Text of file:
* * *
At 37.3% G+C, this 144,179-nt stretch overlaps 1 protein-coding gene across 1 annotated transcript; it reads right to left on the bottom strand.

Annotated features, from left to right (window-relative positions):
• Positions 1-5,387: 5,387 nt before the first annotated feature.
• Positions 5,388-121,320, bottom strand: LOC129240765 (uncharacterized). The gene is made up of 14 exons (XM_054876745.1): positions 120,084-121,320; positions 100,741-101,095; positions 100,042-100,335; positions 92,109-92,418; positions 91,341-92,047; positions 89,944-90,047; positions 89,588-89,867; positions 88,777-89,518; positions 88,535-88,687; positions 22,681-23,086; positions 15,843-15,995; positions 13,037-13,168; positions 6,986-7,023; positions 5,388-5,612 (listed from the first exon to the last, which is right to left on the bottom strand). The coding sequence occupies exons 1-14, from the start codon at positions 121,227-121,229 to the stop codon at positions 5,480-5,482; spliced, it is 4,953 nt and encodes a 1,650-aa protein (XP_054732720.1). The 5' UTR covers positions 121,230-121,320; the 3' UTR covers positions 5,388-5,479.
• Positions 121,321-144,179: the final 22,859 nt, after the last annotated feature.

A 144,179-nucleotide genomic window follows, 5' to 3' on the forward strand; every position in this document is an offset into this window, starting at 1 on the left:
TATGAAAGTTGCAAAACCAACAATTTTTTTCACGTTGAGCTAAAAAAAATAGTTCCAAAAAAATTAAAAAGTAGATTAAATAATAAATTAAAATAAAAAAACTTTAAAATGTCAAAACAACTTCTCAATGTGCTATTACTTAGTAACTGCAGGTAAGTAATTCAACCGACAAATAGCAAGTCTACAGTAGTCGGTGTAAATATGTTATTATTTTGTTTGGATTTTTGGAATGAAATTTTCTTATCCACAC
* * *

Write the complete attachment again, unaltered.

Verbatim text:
At 37.3% G+C, this 144,179-nt stretch overlaps 1 protein-coding gene across 1 annotated transcript; it reads right to left on the bottom strand.

Annotated features, from left to right (window-relative positions):
• Positions 1-5,387: 5,387 nt before the first annotated feature.
• Positions 5,388-121,320, bottom strand: LOC129240765 (uncharacterized). The gene is made up of 14 exons (XM_054876745.1): positions 120,084-121,320; positions 100,741-101,095; positions 100,042-100,335; positions 92,109-92,418; positions 91,341-92,047; positions 89,944-90,047; positions 89,588-89,867; positions 88,777-89,518; positions 88,535-88,687; positions 22,681-23,086; positions 15,843-15,995; positions 13,037-13,168; positions 6,986-7,023; positions 5,388-5,612 (listed from the first exon to the last, which is right to left on the bottom strand). The coding sequence occupies exons 1-14, from the start codon at positions 121,227-121,229 to the stop codon at positions 5,480-5,482; spliced, it is 4,953 nt and encodes a 1,650-aa protein (XP_054732720.1). The 5' UTR covers positions 121,230-121,320; the 3' UTR covers positions 5,388-5,479.
• Positions 121,321-144,179: the final 22,859 nt, after the last annotated feature.

A 144,179-nucleotide genomic window follows, 5' to 3' on the forward strand; every position in this document is an offset into this window, starting at 1 on the left:
TATGAAAGTTGCAAAACCAACAATTTTTTTCACGTTGAGCTAAAAAAAATAGTTCCAAAAAAATTAAAAAGTAGATTAAATAATAAATTAAAATAAAAAAACTTTAAAATGTCAAAACAACTTCTCAATGTGCTATTACTTAGTAACTGCAGGTAAGTAATTCAACCGACAAATAGCAAGTCTACAGTAGTCGGTGTAAATATGTTATTATTTTGTTTGGATTTTTGGAATGAAATTTTCTTATCCACAC